Monday, June 17, 2013

Control of Mealybugs



In general, mealybugs are under good biological control. That is, because of the presence of a number of predators and parasites, this pest population is kept low.  There are, however, a number of factors that upset this balance. Two important factors are: the application of broad spectrum insecticides (BSI) and ants.  The application of BSI will not only kill the target pest but “the good bugs” as well.  When this happens, the resurgence of the pest can be worse than before. In addition, other pests, such as mites, will become a threat because their enemies have been eliminated.  

Ants also interfere with biological control because they protect the pest from its enemies.   By controlling the ants, the mealybug population will eventually diminish as the predators and parasites return. Although it takes time to work, even a couple of months, baits can be effective in controlling the ants.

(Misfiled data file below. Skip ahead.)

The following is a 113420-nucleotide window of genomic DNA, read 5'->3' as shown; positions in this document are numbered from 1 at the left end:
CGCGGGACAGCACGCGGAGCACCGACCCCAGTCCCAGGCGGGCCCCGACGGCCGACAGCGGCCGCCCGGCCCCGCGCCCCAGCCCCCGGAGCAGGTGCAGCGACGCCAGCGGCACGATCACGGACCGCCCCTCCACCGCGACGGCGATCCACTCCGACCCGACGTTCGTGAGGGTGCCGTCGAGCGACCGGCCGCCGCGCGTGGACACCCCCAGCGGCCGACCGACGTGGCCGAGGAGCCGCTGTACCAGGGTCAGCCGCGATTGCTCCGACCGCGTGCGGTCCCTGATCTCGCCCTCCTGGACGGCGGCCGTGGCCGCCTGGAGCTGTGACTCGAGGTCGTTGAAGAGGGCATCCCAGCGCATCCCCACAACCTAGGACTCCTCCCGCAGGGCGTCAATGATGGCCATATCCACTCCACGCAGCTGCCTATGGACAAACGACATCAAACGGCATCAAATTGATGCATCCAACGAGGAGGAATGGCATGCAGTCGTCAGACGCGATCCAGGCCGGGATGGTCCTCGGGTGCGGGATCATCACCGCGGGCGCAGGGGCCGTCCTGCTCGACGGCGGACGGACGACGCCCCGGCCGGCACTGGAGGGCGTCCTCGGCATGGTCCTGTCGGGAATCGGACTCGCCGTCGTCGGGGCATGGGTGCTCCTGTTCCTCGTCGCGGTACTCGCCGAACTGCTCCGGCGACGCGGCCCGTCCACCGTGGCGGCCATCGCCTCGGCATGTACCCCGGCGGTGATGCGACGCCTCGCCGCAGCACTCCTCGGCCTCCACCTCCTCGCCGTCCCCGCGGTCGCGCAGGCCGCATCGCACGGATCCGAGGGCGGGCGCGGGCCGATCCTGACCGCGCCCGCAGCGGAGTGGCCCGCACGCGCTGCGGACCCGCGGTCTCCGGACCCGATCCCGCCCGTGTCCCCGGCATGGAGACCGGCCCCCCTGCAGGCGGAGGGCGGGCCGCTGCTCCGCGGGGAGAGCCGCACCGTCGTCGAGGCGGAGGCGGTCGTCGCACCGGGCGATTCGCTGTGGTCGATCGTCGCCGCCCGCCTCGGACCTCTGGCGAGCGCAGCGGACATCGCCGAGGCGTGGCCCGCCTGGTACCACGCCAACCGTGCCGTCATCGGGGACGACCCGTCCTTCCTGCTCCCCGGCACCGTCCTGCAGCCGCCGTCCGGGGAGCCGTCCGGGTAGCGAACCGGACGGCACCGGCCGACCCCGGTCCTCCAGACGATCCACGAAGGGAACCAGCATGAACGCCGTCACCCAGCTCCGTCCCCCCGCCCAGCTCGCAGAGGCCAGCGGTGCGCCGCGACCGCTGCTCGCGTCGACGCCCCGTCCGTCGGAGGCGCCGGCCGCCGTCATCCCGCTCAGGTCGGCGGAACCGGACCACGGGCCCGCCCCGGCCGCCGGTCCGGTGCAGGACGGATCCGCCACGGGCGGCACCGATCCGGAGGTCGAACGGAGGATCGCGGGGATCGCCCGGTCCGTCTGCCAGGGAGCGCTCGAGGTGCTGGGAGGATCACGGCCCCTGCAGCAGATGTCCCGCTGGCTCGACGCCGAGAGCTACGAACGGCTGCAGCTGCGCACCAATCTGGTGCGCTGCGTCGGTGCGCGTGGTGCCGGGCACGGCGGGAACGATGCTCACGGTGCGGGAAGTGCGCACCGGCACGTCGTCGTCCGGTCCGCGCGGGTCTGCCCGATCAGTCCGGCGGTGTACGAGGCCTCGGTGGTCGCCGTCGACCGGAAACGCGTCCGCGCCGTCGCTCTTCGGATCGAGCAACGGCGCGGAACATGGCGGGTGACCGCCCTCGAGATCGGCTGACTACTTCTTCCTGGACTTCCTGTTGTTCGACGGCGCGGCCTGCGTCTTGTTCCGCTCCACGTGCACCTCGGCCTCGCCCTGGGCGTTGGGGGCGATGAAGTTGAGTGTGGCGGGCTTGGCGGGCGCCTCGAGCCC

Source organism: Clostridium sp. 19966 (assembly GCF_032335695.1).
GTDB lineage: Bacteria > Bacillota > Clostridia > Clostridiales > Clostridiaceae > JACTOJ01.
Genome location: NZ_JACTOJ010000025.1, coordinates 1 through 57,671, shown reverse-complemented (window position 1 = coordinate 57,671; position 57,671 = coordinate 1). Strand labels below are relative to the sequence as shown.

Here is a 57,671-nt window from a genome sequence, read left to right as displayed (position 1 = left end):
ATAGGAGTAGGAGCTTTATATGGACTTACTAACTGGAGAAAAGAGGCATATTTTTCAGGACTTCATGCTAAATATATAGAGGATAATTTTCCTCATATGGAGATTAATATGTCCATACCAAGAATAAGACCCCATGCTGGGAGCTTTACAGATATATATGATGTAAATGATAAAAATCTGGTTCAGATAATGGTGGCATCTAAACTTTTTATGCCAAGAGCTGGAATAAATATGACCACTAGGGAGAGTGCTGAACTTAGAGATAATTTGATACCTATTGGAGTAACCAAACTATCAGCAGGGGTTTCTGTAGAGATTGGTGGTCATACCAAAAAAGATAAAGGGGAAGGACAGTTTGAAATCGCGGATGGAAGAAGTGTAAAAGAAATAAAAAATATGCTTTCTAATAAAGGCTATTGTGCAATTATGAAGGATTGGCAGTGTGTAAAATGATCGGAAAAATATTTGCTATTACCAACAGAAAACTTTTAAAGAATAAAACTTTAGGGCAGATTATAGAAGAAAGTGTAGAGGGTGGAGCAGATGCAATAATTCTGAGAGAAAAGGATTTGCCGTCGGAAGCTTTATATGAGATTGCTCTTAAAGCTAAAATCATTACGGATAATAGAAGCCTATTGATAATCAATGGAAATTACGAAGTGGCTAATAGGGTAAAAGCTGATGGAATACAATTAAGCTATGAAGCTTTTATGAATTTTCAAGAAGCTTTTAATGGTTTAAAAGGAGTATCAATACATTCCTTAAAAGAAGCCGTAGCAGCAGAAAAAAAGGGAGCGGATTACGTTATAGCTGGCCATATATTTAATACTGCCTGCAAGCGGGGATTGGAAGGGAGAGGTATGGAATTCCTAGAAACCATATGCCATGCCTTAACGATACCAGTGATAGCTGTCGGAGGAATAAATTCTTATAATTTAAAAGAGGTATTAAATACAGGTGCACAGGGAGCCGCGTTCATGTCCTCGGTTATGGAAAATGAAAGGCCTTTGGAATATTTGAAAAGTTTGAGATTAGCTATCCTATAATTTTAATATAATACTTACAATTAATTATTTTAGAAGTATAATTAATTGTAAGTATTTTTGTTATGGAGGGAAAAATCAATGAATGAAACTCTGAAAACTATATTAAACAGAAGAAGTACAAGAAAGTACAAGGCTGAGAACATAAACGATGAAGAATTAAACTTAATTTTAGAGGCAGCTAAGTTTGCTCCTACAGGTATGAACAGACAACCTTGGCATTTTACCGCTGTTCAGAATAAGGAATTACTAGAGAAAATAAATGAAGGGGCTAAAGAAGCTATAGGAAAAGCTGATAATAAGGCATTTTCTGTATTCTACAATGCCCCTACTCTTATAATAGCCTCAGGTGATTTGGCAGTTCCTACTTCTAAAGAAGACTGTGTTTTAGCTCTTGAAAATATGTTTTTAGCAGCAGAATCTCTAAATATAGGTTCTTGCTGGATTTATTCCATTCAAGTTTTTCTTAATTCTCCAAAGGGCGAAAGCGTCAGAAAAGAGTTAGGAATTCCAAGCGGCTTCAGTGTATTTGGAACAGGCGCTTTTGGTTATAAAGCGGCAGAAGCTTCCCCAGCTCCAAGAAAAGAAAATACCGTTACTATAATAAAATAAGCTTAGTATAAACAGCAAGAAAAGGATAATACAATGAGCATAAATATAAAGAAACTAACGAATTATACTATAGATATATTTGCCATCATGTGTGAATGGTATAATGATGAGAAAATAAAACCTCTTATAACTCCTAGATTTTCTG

For a quick solution, mealybugs may be sprayed with a soap and/or oil solution.  In addition, a high pressure stream of water from a garden hose will dislodge many of the pests.


Added note: mealybugs have filaments, or hairs around their body which protect them by repelling the spray droplets of  insecticides. Consequently,  a ‘spreader/sticker’ should be added to the spray solution. This product acts like soap to break down the surface tension and allow the liquid spray to spread out.  Spreader/stickers are necessary with most insecticidal applications but not when using soap and/or oil sprays. 

Photos by J.K.Clark, UCIPM